Simon's label has just released its first Miami sampler. Turns out there's quite a lot of work involved...
Based in the southwest UK, Simon Huxtable has 20 years' experience as a DJ, music journalist and label manager behind him. Now, in 2017, he's going it alone and launching his own label - and we're following his progress every step of the way...
I don’t think I've ever been as stressed out about anything as I have been over the last month, finalising and promoting the compilation album - ASTIR Miami 2018. It started innocuously enough. The music trickled in… two tracks, three tracks, four... then I started to think about what I would contribute. It's my label, after all! Then I started having conversations with friends about a mixed version of the album and the benefits of that - not everyone who uses Beatport is a DJ, for example.
Phil Thompson stepped forward as the best choice. In a previous life he had sprung to fame as Bedrock resident du jour and Digweed’s right-hand man. His Moonface moniker began to be bandied about in the same sentences as Sasha, Danny Howells and the like, and his music was gritty, tribal and driving. Then he left the life for a long time, setting up back in his hometown of Southampton as a car sprayer of some artistic merit. But in recent years - I’ve known him since around 2010/11 - he’s branched out again, playing for the love and specialising in vinyl sets as his preferred format.
Time was tight getting the album mixed. “I’m away this weekend,” he told me over email, “Sasha at the Barbican…” With work during the week, weekends were his only spare time and we'd agreed he would do a one-off take, just like a real DJ set, to capture the raw energy of the music and the differing tempos. A ProTools-style mix would miss the point and the mix could become stale and clinical - something I want to avoid with anything I do in the realm of dance music. The humanising factors are what make good music great for me.
Finally, and kinda out of the blue, I get an email from Phil with a Dropbox link. “It’s gonna need mastering mate, but here’s the mix,” he wrote, “I hope you like it.”
It’s ace. Not that I was ever in doubt: I’d reviewed Phil's last mix album for Tulipa Records, and it had been spectacular. I sent the mix to my mastering engineer and a day later back it came all sorted.
If I can just branch off for a moment here... one of the most important relationships you’ll have is with your mastering engineer. Choose wisely, chat constantly and build a bond, because when you find a good one, they'll go that extra mile for you. Recently mine offered to convert all ASTIR masters to 16-bit so I didn’t have to (it's a condition of my distributor), which saved me a lot of time and effort.
Putting it out there
Anyway… so the mix is done, all the tracks are ready, I managed to not mess up the metadata (mostly) and the promo started in earnest. Could I get a blog or magazine to support the release? I’ve had easier times building a snowman on the face of the Sun! Frustration levels have been at maximum as every email ends with “I’ll see what I can do” followed by complete inaction, in spite of my sending a full press pack with music, press release, DJ feedback and artwork.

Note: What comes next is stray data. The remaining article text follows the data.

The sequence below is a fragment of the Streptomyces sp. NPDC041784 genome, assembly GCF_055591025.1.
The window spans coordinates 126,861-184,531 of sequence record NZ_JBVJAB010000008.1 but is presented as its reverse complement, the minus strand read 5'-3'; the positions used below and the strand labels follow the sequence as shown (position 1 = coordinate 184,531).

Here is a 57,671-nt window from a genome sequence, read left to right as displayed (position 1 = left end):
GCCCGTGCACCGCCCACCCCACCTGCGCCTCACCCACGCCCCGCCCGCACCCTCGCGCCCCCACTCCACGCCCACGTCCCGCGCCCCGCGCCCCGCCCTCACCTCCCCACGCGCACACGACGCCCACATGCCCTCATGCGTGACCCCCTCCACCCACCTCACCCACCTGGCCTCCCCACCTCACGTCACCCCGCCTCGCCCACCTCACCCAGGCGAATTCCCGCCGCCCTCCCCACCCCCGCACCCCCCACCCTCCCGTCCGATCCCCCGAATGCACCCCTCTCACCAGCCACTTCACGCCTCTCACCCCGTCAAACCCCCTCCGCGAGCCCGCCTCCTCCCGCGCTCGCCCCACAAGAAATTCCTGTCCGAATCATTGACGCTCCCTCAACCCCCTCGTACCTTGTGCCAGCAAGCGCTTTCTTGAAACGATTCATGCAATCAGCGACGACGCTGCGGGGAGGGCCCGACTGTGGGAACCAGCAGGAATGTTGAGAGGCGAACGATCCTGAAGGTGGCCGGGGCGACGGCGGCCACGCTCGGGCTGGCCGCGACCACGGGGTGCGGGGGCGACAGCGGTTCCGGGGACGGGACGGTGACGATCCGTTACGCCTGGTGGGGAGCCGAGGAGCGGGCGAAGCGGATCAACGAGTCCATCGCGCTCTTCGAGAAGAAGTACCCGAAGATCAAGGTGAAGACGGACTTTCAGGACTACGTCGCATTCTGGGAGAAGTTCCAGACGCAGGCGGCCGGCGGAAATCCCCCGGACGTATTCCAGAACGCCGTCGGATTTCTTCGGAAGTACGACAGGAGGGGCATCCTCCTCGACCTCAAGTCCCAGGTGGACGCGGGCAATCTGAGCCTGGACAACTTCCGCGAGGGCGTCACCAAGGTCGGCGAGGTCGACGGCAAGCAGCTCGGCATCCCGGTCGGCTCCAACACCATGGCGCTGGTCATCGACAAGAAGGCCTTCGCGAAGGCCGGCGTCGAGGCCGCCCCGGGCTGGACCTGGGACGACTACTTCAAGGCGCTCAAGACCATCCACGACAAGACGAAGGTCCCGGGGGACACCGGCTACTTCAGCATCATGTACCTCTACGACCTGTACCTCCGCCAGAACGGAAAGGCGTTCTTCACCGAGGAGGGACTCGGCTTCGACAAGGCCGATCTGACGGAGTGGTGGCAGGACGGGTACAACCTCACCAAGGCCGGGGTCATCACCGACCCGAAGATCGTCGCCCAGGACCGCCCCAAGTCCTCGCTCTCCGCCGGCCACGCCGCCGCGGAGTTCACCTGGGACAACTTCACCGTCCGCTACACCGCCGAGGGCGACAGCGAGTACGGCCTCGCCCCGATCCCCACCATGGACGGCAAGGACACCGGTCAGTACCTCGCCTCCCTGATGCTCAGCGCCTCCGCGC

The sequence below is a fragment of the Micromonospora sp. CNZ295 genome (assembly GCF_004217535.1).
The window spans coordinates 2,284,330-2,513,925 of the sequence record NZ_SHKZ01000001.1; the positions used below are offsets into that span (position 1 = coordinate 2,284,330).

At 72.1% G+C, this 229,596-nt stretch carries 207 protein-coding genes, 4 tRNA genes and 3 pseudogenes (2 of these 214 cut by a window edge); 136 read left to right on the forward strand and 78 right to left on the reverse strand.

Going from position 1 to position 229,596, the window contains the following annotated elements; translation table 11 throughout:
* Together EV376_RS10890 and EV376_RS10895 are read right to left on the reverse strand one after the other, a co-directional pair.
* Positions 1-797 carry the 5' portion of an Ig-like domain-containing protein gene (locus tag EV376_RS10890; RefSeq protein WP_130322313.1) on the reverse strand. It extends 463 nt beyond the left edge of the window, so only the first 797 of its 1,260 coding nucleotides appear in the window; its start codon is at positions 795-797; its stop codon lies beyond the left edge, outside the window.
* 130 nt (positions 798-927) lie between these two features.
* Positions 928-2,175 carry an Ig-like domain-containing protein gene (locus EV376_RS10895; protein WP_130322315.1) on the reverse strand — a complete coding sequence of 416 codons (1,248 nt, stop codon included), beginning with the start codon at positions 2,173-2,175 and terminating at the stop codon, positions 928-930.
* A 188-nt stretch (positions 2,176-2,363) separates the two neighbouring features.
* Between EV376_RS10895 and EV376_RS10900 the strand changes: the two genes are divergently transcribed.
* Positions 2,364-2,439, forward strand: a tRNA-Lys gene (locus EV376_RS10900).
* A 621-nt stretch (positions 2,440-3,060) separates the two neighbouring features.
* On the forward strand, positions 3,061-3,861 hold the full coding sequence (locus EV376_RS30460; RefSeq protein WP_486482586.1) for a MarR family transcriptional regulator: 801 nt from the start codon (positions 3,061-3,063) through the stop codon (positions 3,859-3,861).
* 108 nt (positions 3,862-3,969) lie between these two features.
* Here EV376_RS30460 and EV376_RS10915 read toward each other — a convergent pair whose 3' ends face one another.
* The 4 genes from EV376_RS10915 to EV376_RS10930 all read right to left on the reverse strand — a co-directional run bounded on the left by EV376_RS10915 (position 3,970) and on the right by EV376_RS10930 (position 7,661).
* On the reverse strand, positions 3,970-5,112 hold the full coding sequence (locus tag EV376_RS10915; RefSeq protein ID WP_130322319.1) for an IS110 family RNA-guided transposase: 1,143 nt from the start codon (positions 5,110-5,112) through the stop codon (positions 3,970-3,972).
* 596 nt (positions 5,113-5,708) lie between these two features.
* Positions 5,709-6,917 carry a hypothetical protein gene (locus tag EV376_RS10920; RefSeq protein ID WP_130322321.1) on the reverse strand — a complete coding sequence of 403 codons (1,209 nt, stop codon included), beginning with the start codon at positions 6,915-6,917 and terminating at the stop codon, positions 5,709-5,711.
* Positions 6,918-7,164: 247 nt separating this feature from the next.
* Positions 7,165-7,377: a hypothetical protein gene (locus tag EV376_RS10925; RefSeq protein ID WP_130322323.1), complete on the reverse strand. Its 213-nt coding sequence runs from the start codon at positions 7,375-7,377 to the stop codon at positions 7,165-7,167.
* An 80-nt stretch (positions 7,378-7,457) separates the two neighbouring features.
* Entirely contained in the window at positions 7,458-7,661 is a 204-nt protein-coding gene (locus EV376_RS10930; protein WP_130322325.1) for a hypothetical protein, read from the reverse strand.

With the release now out on Beatport Exclusive, I’ve pulled back on promo. The tracks are selling regardless of media support and via the DJ promo campaign, the label is on the radar of some big players in the scene. My focus now is to provide consistency over the next year and really drive things forward. Something which I’ve come to terms with myself and from conversations I’ve had over the last few weeks, is that with so many labels starting out and competing for the same blog space and support, the key to success is to show the media you have forward momentum.
You need a following of hardened fans and the ambition to push things forward. That doesn’t happen overnight, and chasing it has made me sick with worry. The fact is, the music business is unlikely to make me rich. Hell, it’s unlikely I’ll even get a royalty cheque worth cashing - but finding great new music and giving it a platform, is and always has been the only reason for me to keep going. It’s why I write about music as well.
So what to do next? Well, first up is a podcast. I’m working on a WordPress template to get that going, with an iTunes link-up so people can stream it. I did one years ago and it was a lot of fun. My label mates are behind it, so I should have a steady supply of mixes I can promote each month. Off the back of that, I can add in a radio show - Eelke Kleijn had an hour-long show and his podcast would sometimes be an extension of that, which I liked - if, say, he played a gig somewhere and the set was longer than an hour.
Next is working on my relationships with a select band of music press. I’ve been drawing up a massive list of contacts, both UK and US mag editors, and sporadically emailing them to get a feel for who’s who and which mag fits best with ASTIR’s branding ideals. Then I just need to release great music and allow the hype to build itself.
Eight months in, and I finally feel like I’m starting to get it...
Words: Simon Huxtable